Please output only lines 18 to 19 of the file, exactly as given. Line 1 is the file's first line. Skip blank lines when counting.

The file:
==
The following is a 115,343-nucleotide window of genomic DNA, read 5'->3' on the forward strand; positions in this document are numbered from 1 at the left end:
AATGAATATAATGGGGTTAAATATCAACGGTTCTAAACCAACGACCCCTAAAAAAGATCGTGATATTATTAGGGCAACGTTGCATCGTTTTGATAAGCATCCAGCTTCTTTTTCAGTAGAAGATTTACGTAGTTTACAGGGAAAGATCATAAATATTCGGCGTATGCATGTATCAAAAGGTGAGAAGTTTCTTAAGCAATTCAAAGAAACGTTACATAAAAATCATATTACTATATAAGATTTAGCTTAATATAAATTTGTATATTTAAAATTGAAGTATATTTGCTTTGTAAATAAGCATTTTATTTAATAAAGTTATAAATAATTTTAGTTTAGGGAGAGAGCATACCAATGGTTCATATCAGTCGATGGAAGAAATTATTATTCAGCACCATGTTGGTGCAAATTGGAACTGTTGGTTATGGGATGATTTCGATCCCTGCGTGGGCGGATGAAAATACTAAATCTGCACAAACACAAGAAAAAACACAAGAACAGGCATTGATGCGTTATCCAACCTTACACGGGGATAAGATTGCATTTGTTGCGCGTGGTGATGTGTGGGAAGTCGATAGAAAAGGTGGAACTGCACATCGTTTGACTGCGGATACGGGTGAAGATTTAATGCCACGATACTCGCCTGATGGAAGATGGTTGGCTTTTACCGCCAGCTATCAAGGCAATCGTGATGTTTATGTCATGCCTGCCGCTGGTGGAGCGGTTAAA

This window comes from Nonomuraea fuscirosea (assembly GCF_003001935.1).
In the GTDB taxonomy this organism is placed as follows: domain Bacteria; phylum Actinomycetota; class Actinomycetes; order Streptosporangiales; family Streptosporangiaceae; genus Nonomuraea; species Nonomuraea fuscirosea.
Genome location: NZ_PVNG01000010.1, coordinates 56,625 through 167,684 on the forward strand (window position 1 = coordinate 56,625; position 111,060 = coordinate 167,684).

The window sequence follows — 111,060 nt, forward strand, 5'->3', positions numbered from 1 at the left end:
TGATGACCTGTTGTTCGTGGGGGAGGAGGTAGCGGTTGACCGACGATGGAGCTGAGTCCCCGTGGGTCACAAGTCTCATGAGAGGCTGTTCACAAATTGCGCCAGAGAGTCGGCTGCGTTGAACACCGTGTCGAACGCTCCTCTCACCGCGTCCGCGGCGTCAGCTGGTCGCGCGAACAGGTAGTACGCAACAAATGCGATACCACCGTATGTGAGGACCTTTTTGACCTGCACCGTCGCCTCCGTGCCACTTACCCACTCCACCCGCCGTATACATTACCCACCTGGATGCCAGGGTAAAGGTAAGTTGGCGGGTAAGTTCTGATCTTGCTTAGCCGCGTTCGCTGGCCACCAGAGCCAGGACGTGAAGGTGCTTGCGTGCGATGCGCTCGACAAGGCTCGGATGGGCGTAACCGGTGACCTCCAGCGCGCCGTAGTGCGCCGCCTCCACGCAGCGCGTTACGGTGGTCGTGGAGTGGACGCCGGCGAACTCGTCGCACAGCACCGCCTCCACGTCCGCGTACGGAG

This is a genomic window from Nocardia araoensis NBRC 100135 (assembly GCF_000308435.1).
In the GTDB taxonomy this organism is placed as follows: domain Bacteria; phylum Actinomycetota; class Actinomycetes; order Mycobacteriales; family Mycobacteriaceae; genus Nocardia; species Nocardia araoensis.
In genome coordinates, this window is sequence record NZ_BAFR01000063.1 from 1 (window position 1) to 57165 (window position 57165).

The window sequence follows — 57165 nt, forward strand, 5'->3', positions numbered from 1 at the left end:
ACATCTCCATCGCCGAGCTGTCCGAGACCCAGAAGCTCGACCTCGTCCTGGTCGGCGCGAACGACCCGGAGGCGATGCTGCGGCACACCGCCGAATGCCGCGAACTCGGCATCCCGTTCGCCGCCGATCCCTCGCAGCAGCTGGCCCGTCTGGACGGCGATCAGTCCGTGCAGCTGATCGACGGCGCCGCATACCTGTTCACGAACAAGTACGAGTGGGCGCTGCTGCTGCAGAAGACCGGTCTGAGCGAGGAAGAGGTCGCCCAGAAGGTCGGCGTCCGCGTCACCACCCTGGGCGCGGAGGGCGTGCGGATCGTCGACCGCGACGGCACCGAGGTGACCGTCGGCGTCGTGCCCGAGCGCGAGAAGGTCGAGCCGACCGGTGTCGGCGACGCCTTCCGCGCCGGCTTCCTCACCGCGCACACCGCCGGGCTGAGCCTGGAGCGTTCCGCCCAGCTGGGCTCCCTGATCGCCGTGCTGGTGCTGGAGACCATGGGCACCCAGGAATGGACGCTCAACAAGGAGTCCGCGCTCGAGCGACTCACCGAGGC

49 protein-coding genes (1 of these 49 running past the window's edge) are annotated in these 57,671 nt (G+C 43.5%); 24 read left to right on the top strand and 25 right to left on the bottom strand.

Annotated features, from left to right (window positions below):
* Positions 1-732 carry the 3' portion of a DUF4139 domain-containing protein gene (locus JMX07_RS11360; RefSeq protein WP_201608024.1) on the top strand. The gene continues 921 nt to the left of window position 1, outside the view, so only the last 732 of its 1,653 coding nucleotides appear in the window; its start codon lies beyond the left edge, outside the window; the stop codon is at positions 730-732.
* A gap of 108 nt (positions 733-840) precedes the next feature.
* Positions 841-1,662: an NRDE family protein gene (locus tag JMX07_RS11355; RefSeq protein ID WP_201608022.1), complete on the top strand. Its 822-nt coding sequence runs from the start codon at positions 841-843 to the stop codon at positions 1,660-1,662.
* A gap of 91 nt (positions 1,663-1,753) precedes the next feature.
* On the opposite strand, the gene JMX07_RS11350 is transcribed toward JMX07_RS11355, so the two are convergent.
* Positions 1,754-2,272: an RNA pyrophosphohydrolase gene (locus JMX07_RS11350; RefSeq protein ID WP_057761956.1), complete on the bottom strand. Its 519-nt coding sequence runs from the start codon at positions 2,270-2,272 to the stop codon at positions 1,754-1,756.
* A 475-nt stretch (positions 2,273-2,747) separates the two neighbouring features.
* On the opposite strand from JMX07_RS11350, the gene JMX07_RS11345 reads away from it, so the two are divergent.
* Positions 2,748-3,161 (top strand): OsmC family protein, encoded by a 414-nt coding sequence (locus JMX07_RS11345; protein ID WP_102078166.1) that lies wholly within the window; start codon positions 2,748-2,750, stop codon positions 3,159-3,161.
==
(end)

* A gap of 91 nt (positions 1,663-1,753) precedes the next feature.
* On the opposite strand, the gene JMX07_RS11350 is transcribed toward JMX07_RS11355, so the two are convergent.